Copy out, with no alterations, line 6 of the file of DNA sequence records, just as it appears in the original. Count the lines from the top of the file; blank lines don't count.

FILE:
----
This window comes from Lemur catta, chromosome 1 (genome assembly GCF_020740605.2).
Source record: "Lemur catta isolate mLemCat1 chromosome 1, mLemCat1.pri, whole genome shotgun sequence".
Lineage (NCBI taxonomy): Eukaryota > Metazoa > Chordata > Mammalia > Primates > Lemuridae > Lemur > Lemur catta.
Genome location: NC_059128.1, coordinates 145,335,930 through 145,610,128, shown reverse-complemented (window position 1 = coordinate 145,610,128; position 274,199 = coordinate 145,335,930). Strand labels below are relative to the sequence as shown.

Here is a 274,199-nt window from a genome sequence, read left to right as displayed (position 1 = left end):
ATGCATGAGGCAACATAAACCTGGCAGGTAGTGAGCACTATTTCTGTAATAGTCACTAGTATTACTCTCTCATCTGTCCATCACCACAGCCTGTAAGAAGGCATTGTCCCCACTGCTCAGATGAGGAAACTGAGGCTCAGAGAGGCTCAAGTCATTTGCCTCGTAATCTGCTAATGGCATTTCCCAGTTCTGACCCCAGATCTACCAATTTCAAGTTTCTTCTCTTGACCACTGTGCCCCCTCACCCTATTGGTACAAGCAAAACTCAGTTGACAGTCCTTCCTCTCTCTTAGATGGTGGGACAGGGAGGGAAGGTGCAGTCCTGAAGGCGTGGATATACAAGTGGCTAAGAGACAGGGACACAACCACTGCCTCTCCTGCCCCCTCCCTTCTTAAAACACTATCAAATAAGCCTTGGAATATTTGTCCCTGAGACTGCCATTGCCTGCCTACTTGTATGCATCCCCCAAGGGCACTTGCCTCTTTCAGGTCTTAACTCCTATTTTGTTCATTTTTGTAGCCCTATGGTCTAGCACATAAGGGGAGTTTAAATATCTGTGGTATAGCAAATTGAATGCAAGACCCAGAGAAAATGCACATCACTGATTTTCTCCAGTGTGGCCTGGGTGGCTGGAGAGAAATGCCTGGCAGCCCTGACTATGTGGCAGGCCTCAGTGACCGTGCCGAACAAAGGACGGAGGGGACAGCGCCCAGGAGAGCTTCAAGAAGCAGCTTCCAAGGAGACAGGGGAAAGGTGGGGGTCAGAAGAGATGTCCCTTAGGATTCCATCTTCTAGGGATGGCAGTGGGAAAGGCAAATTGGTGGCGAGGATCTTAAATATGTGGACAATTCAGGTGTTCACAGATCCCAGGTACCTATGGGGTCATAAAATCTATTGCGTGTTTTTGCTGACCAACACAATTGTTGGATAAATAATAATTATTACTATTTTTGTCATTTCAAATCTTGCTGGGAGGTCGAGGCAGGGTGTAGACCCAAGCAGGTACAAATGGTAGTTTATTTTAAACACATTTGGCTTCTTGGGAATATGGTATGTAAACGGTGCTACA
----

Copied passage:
ATGCATGAGGCAACATAAACCTGGCAGGTAGTGAGCACTATTTCTGTAATAGTCACTAGTATTACTCTCTCATCTGTCCATCACCACAGCCTGTAAGAAGGCATTGTCCCCACTGCTCAGATGAGGAAACTGAGGCTCAGAGAGGCTCAAGTCATTTGCCTCGTAATCTGCTAATGGCATTTCCCAGTTCTGACCCCAGATCTACCAATTTCAAGTTTCTTCTCTTGACCACTGTGCCCCCTCACCCTATTGGTACAAGCAAAACTCAGTTGACAGTCCTTCCTCTCTCTTAGATGGTGGGACAGGGAGGGAAGGTGCAGTCCTGAAGGCGTGGATATACAAGTGGCTAAGAGACAGGGACACAACCACTGCCTCTCCTGCCCCCTCCCTTCTTAAAACACTATCAAATAAGCCTTGGAATATTTGTCCCTGAGACTGCCATTGCCTGCCTACTTGTATGCATCCCCCAAGGGCACTTGCCTCTTTCAGGTCTTAACTCCTATTTTGTTCATTTTTGTAGCCCTATGGTCTAGCACATAAGGGGAGTTTAAATATCTGTGGTATAGCAAATTGAATGCAAGACCCAGAGAAAATGCACATCACTGATTTTCTCCAGTGTGGCCTGGGTGGCTGGAGAGAAATGCCTGGCAGCCCTGACTATGTGGCAGGCCTCAGTGACCGTGCCGAACAAAGGACGGAGGGGACAGCGCCCAGGAGAGCTTCAAGAAGCAGCTTCCAAGGAGACAGGGGAAAGGTGGGGGTCAGAAGAGATGTCCCTTAGGATTCCATCTTCTAGGGATGGCAGTGGGAAAGGCAAATTGGTGGCGAGGATCTTAAATATGTGGACAATTCAGGTGTTCACAGATCCCAGGTACCTATGGGGTCATAAAATCTATTGCGTGTTTTTGCTGACCAACACAATTGTTGGATAAATAATAATTATTACTATTTTTGTCATTTCAAATCTTGCTGGGAGGTCGAGGCAGGGTGTAGACCCAAGCAGGTACAAATGGTAGTTTATTTTAAACACATTTGGCTTCTTGGGAATATGGTATGTAAACGGTGCTACA